God Destroys Evil Through the Gift of His Son

In order to understand this war you first have to understand the power of sin. Many people think sin is no great problem. Everyone has to sin a little. Nobody’s perfect. Why then does God speak so adamantly against sin? It was one sin that brought the death penalty to Adam and Eve. Why? Because all sin is rebellion against God, against life, against all that is good. All sin is interrelated. The saddest part of all is that sin does not slowly dissipate but actually gains momentum and force as it spreads through all humanity and through all generations. St. Paul said, A little leaven, leavens the whole lump.9 What he means is that sin spreads and influences all things like a little amount of yeast added to the dough causes it to rise. My little lies, my lack of concern for worship and prayer, my hateful feelings, my unkind words about others… all continue to grow like little brush fires. Though we may not see the end of it, every sin is the beginning many worse things until that sin and its growing influence is stopped. When you read of murders and other horrible crimes, don’t disconnect yourself from them. Don’t think, "Well those are really bad people… we just have to get rid of them." All those so-called "bad people" have a story. Something influenced them to sin, something influenced their parents, and probably their grandparents. You will never know what the little brush fire of sin you set today will turn into tomorrow. This is why God hates sin… every single sin.

This is now where Jesus comes into the picture. Jesus met with a man named Nicodemus late at night. Nicodemus was a Bible scholar, and he recognized that Jesus was a "teacher come from God."10 But like all of us Nicodemus was having trouble with the evil of this world. Where was God in all this pain and suffering? Jesus shocked Nicodemus when He confronted him with the words, "Most assuredly, I say to you, unless one is born again, he cannot see the kingdom of God."11 What did this mean, "can a man enter a second time into his mother’s womb?"12 Nicodemus wondered. Jesus went on to describe a new beginning, a new birth, not of the flesh but of the Spirit and of faith.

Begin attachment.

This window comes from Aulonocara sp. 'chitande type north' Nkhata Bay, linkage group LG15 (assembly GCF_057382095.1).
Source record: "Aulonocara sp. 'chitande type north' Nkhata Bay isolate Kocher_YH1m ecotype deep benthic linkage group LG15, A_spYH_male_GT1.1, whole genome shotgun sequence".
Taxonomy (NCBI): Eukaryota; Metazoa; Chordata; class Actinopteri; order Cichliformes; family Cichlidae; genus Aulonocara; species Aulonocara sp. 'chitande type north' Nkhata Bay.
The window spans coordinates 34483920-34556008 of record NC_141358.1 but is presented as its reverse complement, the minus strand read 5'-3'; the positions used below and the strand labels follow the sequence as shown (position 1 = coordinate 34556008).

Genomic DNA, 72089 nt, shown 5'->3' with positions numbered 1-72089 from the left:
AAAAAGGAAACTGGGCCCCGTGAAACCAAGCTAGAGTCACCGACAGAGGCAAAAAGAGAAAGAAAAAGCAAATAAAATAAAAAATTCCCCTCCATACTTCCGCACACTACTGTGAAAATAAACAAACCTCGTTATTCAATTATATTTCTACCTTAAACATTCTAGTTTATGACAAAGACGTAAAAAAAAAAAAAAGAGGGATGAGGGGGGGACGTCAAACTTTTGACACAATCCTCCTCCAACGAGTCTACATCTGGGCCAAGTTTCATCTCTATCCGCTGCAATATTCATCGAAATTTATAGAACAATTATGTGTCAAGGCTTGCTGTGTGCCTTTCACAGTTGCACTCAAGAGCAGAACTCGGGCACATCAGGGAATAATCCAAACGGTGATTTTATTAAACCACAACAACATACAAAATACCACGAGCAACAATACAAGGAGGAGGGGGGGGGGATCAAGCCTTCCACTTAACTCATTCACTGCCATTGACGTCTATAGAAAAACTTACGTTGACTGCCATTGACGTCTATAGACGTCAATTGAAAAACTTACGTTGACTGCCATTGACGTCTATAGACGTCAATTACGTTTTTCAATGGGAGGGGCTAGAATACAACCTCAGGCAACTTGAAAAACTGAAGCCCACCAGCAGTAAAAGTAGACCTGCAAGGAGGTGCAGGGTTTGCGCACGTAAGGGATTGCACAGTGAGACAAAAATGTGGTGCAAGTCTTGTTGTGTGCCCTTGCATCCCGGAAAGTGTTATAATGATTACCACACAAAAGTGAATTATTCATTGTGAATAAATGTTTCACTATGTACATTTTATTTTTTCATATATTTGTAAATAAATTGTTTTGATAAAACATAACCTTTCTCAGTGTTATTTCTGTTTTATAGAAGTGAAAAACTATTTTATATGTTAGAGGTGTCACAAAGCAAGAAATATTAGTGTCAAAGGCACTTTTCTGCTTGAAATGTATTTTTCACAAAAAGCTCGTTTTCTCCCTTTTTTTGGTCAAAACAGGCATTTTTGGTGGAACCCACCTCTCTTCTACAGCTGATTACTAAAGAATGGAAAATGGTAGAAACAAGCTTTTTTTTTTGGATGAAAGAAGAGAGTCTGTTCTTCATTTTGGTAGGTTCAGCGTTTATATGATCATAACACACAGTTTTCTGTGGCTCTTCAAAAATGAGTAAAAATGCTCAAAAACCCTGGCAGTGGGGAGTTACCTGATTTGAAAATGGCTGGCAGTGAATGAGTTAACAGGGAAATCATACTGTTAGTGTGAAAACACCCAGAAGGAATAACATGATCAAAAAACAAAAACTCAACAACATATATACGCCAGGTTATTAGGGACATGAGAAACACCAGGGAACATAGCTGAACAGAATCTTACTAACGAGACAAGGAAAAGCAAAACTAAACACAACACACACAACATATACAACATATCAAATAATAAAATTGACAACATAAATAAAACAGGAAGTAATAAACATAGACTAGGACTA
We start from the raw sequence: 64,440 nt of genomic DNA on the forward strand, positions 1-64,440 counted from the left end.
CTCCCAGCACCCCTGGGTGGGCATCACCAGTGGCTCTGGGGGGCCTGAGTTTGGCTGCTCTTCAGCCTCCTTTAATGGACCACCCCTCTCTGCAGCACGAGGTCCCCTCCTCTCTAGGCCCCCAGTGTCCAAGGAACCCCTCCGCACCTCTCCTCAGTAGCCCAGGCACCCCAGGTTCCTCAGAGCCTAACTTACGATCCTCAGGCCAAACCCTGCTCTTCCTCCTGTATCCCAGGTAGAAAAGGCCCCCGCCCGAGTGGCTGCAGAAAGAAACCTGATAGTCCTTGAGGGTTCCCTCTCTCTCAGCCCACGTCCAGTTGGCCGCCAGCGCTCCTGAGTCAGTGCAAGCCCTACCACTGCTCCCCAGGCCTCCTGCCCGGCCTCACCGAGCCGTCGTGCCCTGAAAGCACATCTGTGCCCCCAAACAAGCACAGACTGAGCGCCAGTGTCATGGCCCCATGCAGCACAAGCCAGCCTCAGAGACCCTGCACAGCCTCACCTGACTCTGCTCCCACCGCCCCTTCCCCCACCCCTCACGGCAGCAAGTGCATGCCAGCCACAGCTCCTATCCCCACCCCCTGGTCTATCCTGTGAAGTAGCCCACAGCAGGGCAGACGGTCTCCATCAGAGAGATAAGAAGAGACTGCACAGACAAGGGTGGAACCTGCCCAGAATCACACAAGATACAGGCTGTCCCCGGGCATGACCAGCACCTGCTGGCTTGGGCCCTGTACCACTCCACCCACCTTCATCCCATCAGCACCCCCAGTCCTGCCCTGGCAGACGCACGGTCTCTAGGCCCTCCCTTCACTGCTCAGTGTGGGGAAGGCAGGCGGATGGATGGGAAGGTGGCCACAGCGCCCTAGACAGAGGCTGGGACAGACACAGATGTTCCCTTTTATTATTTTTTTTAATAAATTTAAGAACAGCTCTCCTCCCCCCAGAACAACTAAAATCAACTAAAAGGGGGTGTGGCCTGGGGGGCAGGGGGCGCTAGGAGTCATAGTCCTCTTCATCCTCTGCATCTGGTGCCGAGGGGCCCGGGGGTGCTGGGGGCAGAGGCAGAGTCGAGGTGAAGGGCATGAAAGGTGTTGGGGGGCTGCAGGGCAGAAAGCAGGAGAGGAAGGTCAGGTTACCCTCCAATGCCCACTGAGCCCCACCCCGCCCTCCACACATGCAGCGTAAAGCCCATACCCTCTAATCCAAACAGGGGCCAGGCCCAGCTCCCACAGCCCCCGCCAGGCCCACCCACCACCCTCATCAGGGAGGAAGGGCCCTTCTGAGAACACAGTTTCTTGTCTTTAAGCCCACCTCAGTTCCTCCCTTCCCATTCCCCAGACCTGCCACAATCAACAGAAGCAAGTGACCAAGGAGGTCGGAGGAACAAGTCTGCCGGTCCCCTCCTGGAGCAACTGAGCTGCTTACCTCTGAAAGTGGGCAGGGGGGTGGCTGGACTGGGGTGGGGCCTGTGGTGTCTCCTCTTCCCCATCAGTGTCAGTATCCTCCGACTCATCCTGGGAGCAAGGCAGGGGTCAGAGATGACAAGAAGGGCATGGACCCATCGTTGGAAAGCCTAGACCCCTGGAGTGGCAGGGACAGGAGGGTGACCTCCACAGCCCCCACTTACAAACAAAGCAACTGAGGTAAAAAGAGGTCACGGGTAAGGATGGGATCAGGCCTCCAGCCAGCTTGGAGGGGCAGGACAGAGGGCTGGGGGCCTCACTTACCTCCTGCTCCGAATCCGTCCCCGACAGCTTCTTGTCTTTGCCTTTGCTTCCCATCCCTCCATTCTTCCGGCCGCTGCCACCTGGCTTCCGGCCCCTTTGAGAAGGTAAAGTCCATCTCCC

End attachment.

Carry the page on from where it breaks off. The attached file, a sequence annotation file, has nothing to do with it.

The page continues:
To help Nicodemus and us, Jesus referred to the account of the fiery serpents in the time of Moses.13 The children of Israel rebelled against God and became impatient. God first sent in the restraining force of poisonous serpents. They bit the people and many died. Realizing and repenting of their sin they turned to Moses for help. God instructed Moses to put a bronze serpent on a pole and to lift it up for all to see. Whenever they were struck by a serpent, they could look to the bronze serpent and live. Salvation came by faith in God’s promises.

Now Jesus tells Nicodemus that while the bronze serpent saved the Israelites from poisonous snakes, He is the one sent by God to save this world from Satan and from sin. Jesus would be lifted up on a pole. Jesus would be wounded for our transgressions and left to die.14 No one, not even God would help Him. For in this way God would finally deal with sin and evil by burying it with His own Son.


Peace in Iraq begins with peace in your hearts right now. Jesus calls us to recognize the darkness of our sin, and God’s ultimate salvation. Restraints upon evil will always be necessary. God curbs evil with force, but He cures evil with faith. We were all once "expectant." We were expected to die along with Satan and all who have turned their backs to God. But God has preserved us from evil, and now has delivered us from evil in the gift of His Son. For God did not send His Son into the world to condemn the world (with famines, floods, plagues, and wars), but that the world through Him might be saved.

Dear God, help us to believe in this Gospel message and deliver us from evil. Amen.


(1) New York Times, March 27, 2003   (2) Ephesians 2.2-3   (3) Genesis 4.11   (4) Genesis 6.5   (5) Genesis 6.17  
(6) Genesis 18.16ff   (7) Revelation 6   (8) Sirach 41.13   (9) Galatians 5.6   (10) John 3.2   (11) John 3.3   (12) John 3.4 (13) Numbers 21.4-9   (14) John 2.14

Pastor Michael P. Walther
Fourth Sunday in Lent
March 30, 2003
Good Shepherd Lutheran Church, 1300 Belt Line Road, Collinsville, Illinois, 62234

Michael P. Walther, Copyright, 2003